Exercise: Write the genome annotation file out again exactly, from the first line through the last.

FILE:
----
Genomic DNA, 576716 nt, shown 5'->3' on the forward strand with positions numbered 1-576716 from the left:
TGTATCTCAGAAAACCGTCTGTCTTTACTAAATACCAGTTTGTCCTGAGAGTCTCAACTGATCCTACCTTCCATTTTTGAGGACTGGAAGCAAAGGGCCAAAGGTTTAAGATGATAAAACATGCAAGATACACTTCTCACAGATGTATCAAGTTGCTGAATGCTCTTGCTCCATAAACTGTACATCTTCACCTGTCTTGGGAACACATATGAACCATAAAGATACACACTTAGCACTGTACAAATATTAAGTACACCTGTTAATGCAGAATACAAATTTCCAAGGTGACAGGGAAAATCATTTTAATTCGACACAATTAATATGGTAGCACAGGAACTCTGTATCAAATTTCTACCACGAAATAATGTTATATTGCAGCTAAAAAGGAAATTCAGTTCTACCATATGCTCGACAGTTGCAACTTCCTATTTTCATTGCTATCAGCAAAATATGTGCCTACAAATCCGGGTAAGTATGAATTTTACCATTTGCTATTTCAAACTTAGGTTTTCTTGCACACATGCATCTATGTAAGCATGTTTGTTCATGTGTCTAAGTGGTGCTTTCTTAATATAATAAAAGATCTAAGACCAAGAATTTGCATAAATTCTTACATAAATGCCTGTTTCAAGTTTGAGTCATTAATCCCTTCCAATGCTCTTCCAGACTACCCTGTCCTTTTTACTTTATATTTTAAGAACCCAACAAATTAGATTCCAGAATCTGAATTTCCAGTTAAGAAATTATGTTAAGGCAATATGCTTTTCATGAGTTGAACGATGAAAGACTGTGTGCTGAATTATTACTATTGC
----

Genomic DNA, 576716 nt, shown 5'->3' on the forward strand with positions numbered 1-576716 from the left:
TGTATCTCAGAAAACCGTCTGTCTTTACTAAATACCAGTTTGTCCTGAGAGTCTCAACTGATCCTACCTTCCATTTTTGAGGACTGGAAGCAAAGGGCCAAAGGTTTAAGATGATAAAACATGCAAGATACACTTCTCACAGATGTATCAAGTTGCTGAATGCTCTTGCTCCATAAACTGTACATCTTCACCTGTCTTGGGAACACATATGAACCATAAAGATACACACTTAGCACTGTACAAATATTAAGTACACCTGTTAATGCAGAATACAAATTTCCAAGGTGACAGGGAAAATCATTTTAATTCGACACAATTAATATGGTAGCACAGGAACTCTGTATCAAATTTCTACCACGAAATAATGTTATATTGCAGCTAAAAAGGAAATTCAGTTCTACCATATGCTCGACAGTTGCAACTTCCTATTTTCATTGCTATCAGCAAAATATGTGCCTACAAATCCGGGTAAGTATGAATTTTACCATTTGCTATTTCAAACTTAGGTTTTCTTGCACACATGCATCTATGTAAGCATGTTTGTTCATGTGTCTAAGTGGTGCTTTCTTAATATAATAAAAGATCTAAGACCAAGAATTTGCATAAATTCTTACATAAATGCCTGTTTCAAGTTTGAGTCATTAATCCCTTCCAATGCTCTTCCAGACTACCCTGTCCTTTTTACTTTATATTTTAAGAACCCAACAAATTAGATTCCAGAATCTGAATTTCCAGTTAAGAAATTATGTTAAGGCAATATGCTTTTCATGAGTTGAACGATGAAAGACTGTGTGCTGAATTATTACTATTGC